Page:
Monday, 1 February 2016
Best of Jan 16
Ex Machina by Alex Garner 2015 - English/British
There are only couple of science fiction movies I have ever liked. In fact, most of the time I don't even like to watch them. I can add Ex Machina to that small list now. Brilliant cinema.
This is about artificial intelligence, basically. But like in the Tamil, Yanthiran, when the man created robot is instilled with human emotions, man is challenged.
Please do not think at all about this movie as anything like Yanthiran. This is more a thrilling drama, beautifully acted. Really, a must watch. Definitely among the best movies of 2015.
And above all that, to know that this is the debut of a director, brilliant!
45 Years by Andrew Haigh 2015 - English/British
An older couple are about to celebrate their 45th wedding anniversary when they receive a letter. The content (that the body of his first love has been discovered, frozen under the snow in the Swiss Alps) is shocking for the husband. Further developments over the next few days are even more shattering to their marriage.
In some way, this felt more like a Michael Leigh movie, to be frank. What an incredible drama about love and marriage, but quite different from all others. Stunning acting performances from the two veteran actors, Charlotte Rampling and Tom Courtenay. A must watch cinema.
Band de Filles - Girlhood - by Celine Sciamma 2015 - French
The ideal translation should have been Gang of Girls, but like always the English name for this French movie too, is misleading. I loved the two previous movies of this director, both was about teenage girls coming into adult hood. She is again into the same age, and still comes out with a gem.
A teenage girl joins a gang of 3 others, in their poor neighborhood (cite) and slowly her life changes, some for good and some for bad.
A beautiful cinema, wonderfully performed. In fact there are moments in this cinema when I was wondering, how in the world can somebody act so natural like this.. Brilliant.
Macbeth by Justine Kurzel 2015 - British/French/American co production
Another adaptation of the Shakespeare play. However I would say this is the most cinematic of all the theatre adaptations I have seen.
A stunning performance by Michael Fassbender, who seems to be on a never ending climb in his career. With Hunger, Steve Jobs (I didn't like the cinema at all) and Macbeth, he is placing himselves among the very best in contemporary cinema.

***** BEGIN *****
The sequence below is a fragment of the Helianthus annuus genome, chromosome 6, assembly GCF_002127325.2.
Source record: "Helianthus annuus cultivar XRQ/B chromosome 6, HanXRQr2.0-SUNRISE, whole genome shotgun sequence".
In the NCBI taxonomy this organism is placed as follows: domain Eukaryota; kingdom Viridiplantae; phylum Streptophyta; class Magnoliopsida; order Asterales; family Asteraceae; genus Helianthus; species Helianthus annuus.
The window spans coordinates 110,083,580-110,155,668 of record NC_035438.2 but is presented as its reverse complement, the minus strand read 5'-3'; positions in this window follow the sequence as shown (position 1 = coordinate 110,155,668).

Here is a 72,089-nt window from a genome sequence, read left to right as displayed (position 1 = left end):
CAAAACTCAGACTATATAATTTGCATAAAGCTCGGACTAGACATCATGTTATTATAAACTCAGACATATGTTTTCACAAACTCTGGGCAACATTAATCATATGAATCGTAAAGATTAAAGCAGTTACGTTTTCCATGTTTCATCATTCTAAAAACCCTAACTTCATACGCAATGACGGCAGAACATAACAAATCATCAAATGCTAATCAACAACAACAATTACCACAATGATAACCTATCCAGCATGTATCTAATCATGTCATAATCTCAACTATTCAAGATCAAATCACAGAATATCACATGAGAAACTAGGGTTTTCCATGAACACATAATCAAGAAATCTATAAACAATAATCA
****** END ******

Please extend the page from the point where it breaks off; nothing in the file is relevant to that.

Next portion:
The Perfect Day by Fernando Leon de Aranoa, 2015 - English/Spain
The first English movie by this Spanish director, within few minutes we realise why it is made in English. It follows a day of a group of aid workers in war torn Balkans. And obviously the group has people from different countries.
An aid group in the war torn country has to retrieve a dead body from a drinking water well. They just miss something to do this task though, some piece of rope.
This is really a black comedy. A really serious subject told with lots of shades of humour in the fore ground. The director uses a relatively slow pace that we are in some ways forced to look deeper and feel for the villagers and the aid workers.
Straight Outta Compton by F Gary Gray 2015 - Hollywood
About a music band (hip hop) which emerged from difficult back grounds in Los Angeles.
This is a well told, straight forward cinema based on a true story. And excellent music too.
It is ridiculous that this movie, along with Beasts of No Nation, didn't get any mention in the Oscar nominations. For me both these movies are definitely the best I saw from Hollywood 2015. Both have 'black' backgrounds and especially Straight Outta Compton, which actively talks about the harassment of the blacks, by the system, have been completely ignored by the Oscar 'white' awards. Not that I care about these awards, but still how they can be so blunt is beyond me.
Spotlight by Tom McCarthy - 2015 Hollywood
The best one, out of all the Oscar nominated movies.
The investigation by a Boston Globe team of journalists about child sex abuse by Catholic priests, in Boston
A well made cinema, the best part for me was the performance of Mark Ruffalo. The kind of subtle and crystal clear changes he brings in - both in his body language and dialogue delivery - to each and every important character of his, is unbelievable. What an actor.
Room and The Gift too were interesting cinema in the ways in which it got out of its probable cliches , typically possible endings or treatments, with similar themes before. Room concentrated a lot on the child and The Gift simply made a European style climax.